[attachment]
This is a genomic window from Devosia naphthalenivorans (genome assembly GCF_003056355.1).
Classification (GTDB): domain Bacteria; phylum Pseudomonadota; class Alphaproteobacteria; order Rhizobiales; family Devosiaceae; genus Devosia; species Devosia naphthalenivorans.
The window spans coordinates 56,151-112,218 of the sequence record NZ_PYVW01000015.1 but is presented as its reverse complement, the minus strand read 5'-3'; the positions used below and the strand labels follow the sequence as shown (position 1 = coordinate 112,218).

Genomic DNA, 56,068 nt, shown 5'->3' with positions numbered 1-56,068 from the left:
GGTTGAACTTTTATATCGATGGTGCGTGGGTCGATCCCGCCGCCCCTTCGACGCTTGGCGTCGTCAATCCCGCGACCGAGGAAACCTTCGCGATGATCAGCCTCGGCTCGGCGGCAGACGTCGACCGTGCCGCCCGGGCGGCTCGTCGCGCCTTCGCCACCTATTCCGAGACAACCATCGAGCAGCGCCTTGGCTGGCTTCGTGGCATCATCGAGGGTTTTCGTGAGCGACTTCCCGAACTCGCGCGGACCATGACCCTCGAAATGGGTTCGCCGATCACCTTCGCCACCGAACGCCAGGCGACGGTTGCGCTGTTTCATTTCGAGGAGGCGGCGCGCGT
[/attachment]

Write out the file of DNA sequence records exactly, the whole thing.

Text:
This is a genomic window from Devosia naphthalenivorans (genome assembly GCF_003056355.1).
Classification (GTDB): domain Bacteria; phylum Pseudomonadota; class Alphaproteobacteria; order Rhizobiales; family Devosiaceae; genus Devosia; species Devosia naphthalenivorans.
The window spans coordinates 56,151-112,218 of the sequence record NZ_PYVW01000015.1 but is presented as its reverse complement, the minus strand read 5'-3'; the positions used below and the strand labels follow the sequence as shown (position 1 = coordinate 112,218).

Genomic DNA, 56,068 nt, shown 5'->3' with positions numbered 1-56,068 from the left:
GGTTGAACTTTTATATCGATGGTGCGTGGGTCGATCCCGCCGCCCCTTCGACGCTTGGCGTCGTCAATCCCGCGACCGAGGAAACCTTCGCGATGATCAGCCTCGGCTCGGCGGCAGACGTCGACCGTGCCGCCCGGGCGGCTCGTCGCGCCTTCGCCACCTATTCCGAGACAACCATCGAGCAGCGCCTTGGCTGGCTTCGTGGCATCATCGAGGGTTTTCGTGAGCGACTTCCCGAACTCGCGCGGACCATGACCCTCGAAATGGGTTCGCCGATCACCTTCGCCACCGAACGCCAGGCGACGGTTGCGCTGTTTCATTTCGAGGAGGCGGCGCGCGT